(Submitted by Muhammad Anwar Pasha)


How a person one would never think of entering extremist politics has emerged as the prominent leader of Afghan resistance following the same method as the Taliban.


In his teen years, Sirajuddin Haqqani was known among friends as a dandy. He cared more about the look of his thick black hair than the battles his father, a mujahideen warlord in the 1980s, was waging with Russia for control of Afghanistan.


The younger Mr. Haqqani is still a stylish sort, say those who know him. But now, approaching middle age and ensconced as the battlefield leader of his father’s militant army, he has become ruthless in his own pursuit of an Afghanistan free from foreign influence. This time the enemy is the U.S. and its allies.


From outposts along the border between Pakistan and Afghanistan, his Haqqani network is waging a campaign that has made the Afghan insurgency deadlier. He has widened the use of suicide attacks, which became a Taliban mainstay only in the past few years. U.S. officials believe his forces carried out the dramatic Monday gun, grenade and suicide-bomb attack in Kabul on Afghan government ministries and a luxury hotel. The assault claimed five victims plus seven attackers.


Mr. Haqqani also aided the Dec. 30 attack by an al Qaeda operative that killed seven Central Intelligence Agency agents and contractors at a U.S. base in eastern Afghanistan, say militant commanders. And he orchestrated last year’s assault on a United Nations guesthouse that killed five U.N. staffers, along with other attacks in the capital.


In a rare interview with The Wall Street Journal conducted by email and telephone last month, Mr. Haqqani declared, “We have managed to besiege the Afghan government. We sustain very few causalities; we can inflict heavy casualties to the enemy’s side.”


That message is problematic for a key plank of the U.S. military’s Afghan “surge” which is based on a strategy of applying sufficient pressure on some Taliban leaders that they will negotiate for terms acceptable to Washington. On Tuesday, the Obama administration lent cautious support to the Afghan government’s new outreach effort to the Taliban—a show of optimism that lower-level militants would reconcile with Kabul even if senior leaders continued fighting.


The rise of Mr. Haqqani, who is in his late 30s or early 40s, is part of a broader changing of the guard in the Afghan militant movement. A younger generation of commanders have helped transform the Taliban from a peasant army that harbored al Qaeda and was routed by the U.S.-led invasion in 2001 into a formidable guerrilla force that killed a record 520 Western troops last year.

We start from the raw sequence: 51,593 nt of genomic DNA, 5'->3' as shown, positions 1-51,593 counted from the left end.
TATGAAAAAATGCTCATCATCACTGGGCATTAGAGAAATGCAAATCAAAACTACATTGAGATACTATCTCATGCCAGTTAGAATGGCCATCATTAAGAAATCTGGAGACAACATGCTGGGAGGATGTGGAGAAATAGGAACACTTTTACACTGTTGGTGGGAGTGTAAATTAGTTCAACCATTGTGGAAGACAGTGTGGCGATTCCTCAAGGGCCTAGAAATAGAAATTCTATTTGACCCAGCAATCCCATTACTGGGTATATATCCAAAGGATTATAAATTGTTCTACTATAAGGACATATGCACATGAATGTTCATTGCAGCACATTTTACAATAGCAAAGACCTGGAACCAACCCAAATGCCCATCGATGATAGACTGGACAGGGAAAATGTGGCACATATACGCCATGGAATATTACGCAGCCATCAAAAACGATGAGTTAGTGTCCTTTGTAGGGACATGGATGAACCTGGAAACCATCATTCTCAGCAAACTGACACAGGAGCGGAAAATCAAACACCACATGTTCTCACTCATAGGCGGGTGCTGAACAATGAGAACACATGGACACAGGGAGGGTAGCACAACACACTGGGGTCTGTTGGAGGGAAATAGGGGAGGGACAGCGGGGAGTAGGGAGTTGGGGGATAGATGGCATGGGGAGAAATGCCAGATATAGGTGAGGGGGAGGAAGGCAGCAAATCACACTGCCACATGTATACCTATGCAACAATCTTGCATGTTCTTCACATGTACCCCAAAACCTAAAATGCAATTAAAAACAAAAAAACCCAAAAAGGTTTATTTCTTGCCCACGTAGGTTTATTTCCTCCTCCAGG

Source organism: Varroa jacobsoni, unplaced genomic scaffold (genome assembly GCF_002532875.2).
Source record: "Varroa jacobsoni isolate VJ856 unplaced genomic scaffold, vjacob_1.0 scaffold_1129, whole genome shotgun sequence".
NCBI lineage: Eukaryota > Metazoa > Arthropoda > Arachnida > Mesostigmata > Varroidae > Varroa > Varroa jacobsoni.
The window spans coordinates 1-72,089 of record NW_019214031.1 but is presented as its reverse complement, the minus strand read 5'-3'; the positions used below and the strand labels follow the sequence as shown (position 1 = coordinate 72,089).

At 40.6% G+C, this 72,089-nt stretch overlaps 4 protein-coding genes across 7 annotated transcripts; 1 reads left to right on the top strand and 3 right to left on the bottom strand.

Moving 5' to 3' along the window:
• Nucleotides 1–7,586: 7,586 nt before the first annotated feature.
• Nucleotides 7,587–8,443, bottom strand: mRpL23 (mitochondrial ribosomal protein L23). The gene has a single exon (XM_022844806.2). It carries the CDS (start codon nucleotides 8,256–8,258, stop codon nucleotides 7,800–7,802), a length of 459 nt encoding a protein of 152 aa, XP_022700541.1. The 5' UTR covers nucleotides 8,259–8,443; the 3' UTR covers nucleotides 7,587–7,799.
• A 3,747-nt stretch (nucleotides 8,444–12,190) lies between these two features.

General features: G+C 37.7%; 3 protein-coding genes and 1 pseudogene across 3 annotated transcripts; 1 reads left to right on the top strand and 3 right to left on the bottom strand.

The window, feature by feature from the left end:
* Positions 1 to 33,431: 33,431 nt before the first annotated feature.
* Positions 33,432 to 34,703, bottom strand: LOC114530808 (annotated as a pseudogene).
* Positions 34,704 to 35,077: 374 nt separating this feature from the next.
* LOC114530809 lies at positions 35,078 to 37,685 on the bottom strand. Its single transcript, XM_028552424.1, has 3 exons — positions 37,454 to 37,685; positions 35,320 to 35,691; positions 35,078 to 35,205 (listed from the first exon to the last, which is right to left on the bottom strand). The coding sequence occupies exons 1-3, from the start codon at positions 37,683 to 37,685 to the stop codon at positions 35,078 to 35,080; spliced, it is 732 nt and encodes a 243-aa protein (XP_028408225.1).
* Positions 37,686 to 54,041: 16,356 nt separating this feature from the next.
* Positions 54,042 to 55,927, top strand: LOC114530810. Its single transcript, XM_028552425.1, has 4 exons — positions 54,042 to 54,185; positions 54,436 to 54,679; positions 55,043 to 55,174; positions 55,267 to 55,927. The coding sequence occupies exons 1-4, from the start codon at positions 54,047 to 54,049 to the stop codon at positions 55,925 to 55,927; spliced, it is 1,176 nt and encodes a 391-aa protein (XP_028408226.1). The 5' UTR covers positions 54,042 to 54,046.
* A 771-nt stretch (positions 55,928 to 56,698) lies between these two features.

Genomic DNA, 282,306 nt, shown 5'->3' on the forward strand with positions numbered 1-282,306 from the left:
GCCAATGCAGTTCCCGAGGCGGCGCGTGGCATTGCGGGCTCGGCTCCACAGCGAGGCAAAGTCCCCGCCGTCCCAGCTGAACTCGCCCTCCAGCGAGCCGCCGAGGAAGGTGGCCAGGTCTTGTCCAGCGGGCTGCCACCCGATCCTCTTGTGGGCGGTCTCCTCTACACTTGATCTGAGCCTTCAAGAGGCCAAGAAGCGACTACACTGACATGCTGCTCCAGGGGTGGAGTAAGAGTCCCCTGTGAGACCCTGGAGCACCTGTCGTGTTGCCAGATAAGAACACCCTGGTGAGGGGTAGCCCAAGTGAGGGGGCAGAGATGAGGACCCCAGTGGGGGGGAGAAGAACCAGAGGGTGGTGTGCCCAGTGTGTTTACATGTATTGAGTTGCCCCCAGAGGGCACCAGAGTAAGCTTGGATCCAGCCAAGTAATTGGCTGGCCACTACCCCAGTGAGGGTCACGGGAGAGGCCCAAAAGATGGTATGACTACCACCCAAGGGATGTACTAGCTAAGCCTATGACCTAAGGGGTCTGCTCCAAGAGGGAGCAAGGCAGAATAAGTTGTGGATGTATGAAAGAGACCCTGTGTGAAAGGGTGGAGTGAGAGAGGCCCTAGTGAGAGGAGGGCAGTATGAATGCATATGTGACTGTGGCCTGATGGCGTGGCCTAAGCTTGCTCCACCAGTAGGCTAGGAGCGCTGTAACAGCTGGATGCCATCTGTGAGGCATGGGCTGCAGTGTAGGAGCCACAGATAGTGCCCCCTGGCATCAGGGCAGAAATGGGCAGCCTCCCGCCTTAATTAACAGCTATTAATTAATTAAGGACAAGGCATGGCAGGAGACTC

Taliban leader Mullah Muhammad Omar and his inner circle—believed to be based in the southwestern Pakistani city of Quetta—still provide overall leadership of the Taliban movement. Osama bin Laden still rallies the al Qaeda faithful. But more than either man, Mr. Haqqani is at the fulcrum of the Afghan rebellion and its twin uprising in Pakistan’s northwestern mountains. His base in North Waziristan, on the Pakistani side of the border, has become arguably the most important Islamist militant haven in the region, say U.S. and Pakistani officials. It attracts aspiring jihadis from around the globe, such as the five young Americans arrested last month in Pakistan who were allegedly on their way there.


Mr. Haqqani has emerged as a powerbroker on both sides of the border. He has ties to almost every major faction in the confederation of groups operating under the Taliban umbrella. He has the strongest links to al Qaeda of any major Taliban faction, say U.S. officials and Pakistani experts. While pledging allegiance to Mullah Omar, he operates independently, choosing his own targets and only loosely coordinating with the Taliban’s supreme leadership.


Mr. Haqqani showed his sway when the Pakistani Taliban, an offshoot of Afghanistan’s Taliban, were on the verge of a bloody struggle following the death of its leader in a U.S. airstrike this summer. He called the major factions to North Waziristan to settle the dispute, telling them they must “follow the path of a great leader….You should save your bullets for your true enemies,” said a tribal elder who attended the meeting.


Within days, the Pakistan Taliban’s leadership was settled. The group has since repeatedly set off bombs in major cities and sent teams of gunmen to attack symbolic targets, including the headquarters of Pakistan’s military.



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